All Doris Santos had of her son, Cpl. Jonathan Santos, was the last letter he sent home before he died in October 2004.
"This is Jon's last letter home, received two days after he was killed. 'Dear mom,'" Doris began reading. "'Everything is going good here. I just wanted to say hi and I am doing OK, tell everyone I am sending greetings from Iraq.'"
The letter served as the final words from her 22-year-old son, who died in Karabilah, Iraq, a mere 38 days after he arrived and with only seven months left to serve in the military.
But, as Doris would soon discover, the Bellingham, Wash., native had so much more to say about his life and deployment.
She learned that when she received her son's trunk. The surprise delivery arrived at her home and was filled with his boots, an assortment of home movies and a little green diary at the bottom. The soldier had documented so much of his life abroad.
The first 37 days of his diary reflected the harsh realities of serving in Iraq.
"Things got ugly. An Iraqi man was killed," he wrote on day 26.
He also had five videos filled with candid moments from his deployments in Haiti and Iraq. It was the story of his last 38 days.
"I really miss home. I really miss you guys. I'm bald -- you can see that. It sure is hot here," Jonathan said in one tape.
He didn't just film himself. He also took images of friends, including Sgt. Michael Owen, a 12-year Army veteran; Pvt. Matthew Drake, a sports nut who played soccer and dreamed of becoming a physical therapist; and Marine Cpl. William Salazar, a combat photographer with an artistic bent, who played the trumpet and recorded a CD.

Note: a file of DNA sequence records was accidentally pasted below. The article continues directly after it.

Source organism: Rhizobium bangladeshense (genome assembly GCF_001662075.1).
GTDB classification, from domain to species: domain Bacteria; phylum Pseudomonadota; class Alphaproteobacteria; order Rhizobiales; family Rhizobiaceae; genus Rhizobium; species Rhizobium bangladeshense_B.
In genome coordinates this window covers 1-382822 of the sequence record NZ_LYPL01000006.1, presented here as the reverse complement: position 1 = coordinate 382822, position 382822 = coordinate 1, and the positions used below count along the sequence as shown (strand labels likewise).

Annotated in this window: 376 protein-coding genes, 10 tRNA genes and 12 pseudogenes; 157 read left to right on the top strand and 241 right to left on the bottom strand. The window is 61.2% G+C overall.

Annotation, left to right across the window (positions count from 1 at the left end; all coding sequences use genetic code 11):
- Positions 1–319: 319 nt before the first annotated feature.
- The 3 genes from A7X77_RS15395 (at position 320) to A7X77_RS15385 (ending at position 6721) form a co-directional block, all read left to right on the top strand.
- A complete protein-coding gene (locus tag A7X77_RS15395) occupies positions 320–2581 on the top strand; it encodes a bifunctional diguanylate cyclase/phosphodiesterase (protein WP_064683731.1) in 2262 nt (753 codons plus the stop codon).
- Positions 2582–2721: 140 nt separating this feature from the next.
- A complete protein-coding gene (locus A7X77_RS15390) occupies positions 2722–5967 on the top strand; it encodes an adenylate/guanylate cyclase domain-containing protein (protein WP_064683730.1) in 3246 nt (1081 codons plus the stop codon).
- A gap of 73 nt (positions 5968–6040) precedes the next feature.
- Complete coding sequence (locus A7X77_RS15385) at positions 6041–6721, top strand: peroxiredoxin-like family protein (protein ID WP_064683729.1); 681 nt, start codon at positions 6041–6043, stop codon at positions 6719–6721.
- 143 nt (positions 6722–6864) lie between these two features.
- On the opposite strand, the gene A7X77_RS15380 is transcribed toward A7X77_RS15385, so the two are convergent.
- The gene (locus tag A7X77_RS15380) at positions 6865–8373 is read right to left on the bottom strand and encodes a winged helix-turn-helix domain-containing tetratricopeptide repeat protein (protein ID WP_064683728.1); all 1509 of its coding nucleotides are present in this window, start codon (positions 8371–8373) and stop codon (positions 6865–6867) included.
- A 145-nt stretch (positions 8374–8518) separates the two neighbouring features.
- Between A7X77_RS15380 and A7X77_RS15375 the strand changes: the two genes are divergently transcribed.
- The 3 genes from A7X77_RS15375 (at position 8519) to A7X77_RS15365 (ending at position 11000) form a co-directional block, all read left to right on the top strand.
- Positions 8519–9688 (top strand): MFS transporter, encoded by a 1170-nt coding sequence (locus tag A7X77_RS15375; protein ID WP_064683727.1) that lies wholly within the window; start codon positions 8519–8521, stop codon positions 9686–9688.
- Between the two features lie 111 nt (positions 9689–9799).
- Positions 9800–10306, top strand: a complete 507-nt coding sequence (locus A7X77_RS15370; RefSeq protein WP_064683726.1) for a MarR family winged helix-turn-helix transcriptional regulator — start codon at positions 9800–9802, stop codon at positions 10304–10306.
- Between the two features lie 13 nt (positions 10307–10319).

As time passed, according to the diary, the men's friendship grew closer and Jonathan dreamed of life beyond the war's daily grind.
"I make this vow -- this time next year, I will be living in Los Angeles and be truly, completely, and totally happy," he wrote in his diary.
On Sept. 23 he turned 22 and marked that, too, in his diary.
Each page is filled daily until Oct. 15, 2004. That page is blank because on that day an insurgent vehicle loaded with explosives crashed into Jonathan's humvee, killing him, Salazar and Owen.
Drake was the lone survivor, but suffered a massive head wound.
As a grieving mother, Doris wanted to know the whole story of her son's final hours and mission. She reached out to Drake and his mother, Lisa Schuester.
"Matthew is still here but he is not exactly the man he was," Schuester said.
Doris also wanted to get to know the mothers of the two other young men killed alongside her son, and persuaded the mothers of the four friends to meet.
"There is no difference in our grief. It's absolutely painful," Doris said. "There is nothing in the world that is going to bring our boys back, but we have each other."
The women did meet and Doris gave Owen's mother one final memento -- the sergeant's combat boots, which had been packed with Jonathan's things.
"It was probably the best gift I could have had," said Owen's mother, Kay Hutchinson.
A one-hour documentary called "The Corporal's Diary" tells Jonathan's story. Click here to learn more.